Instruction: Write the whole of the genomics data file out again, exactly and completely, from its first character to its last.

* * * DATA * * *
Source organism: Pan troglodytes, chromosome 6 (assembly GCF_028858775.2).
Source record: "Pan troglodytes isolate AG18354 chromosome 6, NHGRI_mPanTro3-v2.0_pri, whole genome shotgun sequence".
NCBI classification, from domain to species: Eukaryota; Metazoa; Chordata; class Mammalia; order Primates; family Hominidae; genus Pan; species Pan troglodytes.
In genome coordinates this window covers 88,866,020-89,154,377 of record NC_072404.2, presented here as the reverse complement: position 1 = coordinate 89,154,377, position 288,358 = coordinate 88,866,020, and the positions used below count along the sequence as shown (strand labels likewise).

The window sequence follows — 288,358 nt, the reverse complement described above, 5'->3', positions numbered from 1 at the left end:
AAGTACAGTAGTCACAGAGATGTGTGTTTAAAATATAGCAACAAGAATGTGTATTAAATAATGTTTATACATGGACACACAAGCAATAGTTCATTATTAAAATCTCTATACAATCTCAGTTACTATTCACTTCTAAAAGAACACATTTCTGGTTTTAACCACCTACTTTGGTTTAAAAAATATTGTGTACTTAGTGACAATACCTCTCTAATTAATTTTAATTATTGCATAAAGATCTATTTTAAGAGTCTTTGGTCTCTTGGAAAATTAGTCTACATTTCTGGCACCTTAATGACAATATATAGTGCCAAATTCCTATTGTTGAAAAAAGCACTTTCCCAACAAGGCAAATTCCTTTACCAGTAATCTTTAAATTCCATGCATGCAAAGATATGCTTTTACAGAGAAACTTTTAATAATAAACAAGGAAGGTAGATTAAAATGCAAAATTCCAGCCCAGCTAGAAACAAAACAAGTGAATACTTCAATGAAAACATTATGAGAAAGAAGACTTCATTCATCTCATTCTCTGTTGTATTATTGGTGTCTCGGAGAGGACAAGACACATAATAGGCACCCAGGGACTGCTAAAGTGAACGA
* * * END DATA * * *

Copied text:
Source organism: Pan troglodytes, chromosome 6 (assembly GCF_028858775.2).
Source record: "Pan troglodytes isolate AG18354 chromosome 6, NHGRI_mPanTro3-v2.0_pri, whole genome shotgun sequence".
NCBI classification, from domain to species: Eukaryota; Metazoa; Chordata; class Mammalia; order Primates; family Hominidae; genus Pan; species Pan troglodytes.
In genome coordinates this window covers 88,866,020-89,154,377 of record NC_072404.2, presented here as the reverse complement: position 1 = coordinate 89,154,377, position 288,358 = coordinate 88,866,020, and the positions used below count along the sequence as shown (strand labels likewise).

The window sequence follows — 288,358 nt, the reverse complement described above, 5'->3', positions numbered from 1 at the left end:
AAGTACAGTAGTCACAGAGATGTGTGTTTAAAATATAGCAACAAGAATGTGTATTAAATAATGTTTATACATGGACACACAAGCAATAGTTCATTATTAAAATCTCTATACAATCTCAGTTACTATTCACTTCTAAAAGAACACATTTCTGGTTTTAACCACCTACTTTGGTTTAAAAAATATTGTGTACTTAGTGACAATACCTCTCTAATTAATTTTAATTATTGCATAAAGATCTATTTTAAGAGTCTTTGGTCTCTTGGAAAATTAGTCTACATTTCTGGCACCTTAATGACAATATATAGTGCCAAATTCCTATTGTTGAAAAAAGCACTTTCCCAACAAGGCAAATTCCTTTACCAGTAATCTTTAAATTCCATGCATGCAAAGATATGCTTTTACAGAGAAACTTTTAATAATAAACAAGGAAGGTAGATTAAAATGCAAAATTCCAGCCCAGCTAGAAACAAAACAAGTGAATACTTCAATGAAAACATTATGAGAAAGAAGACTTCATTCATCTCATTCTCTGTTGTATTATTGGTGTCTCGGAGAGGACAAGACACATAATAGGCACCCAGGGACTGCTAAAGTGAACGA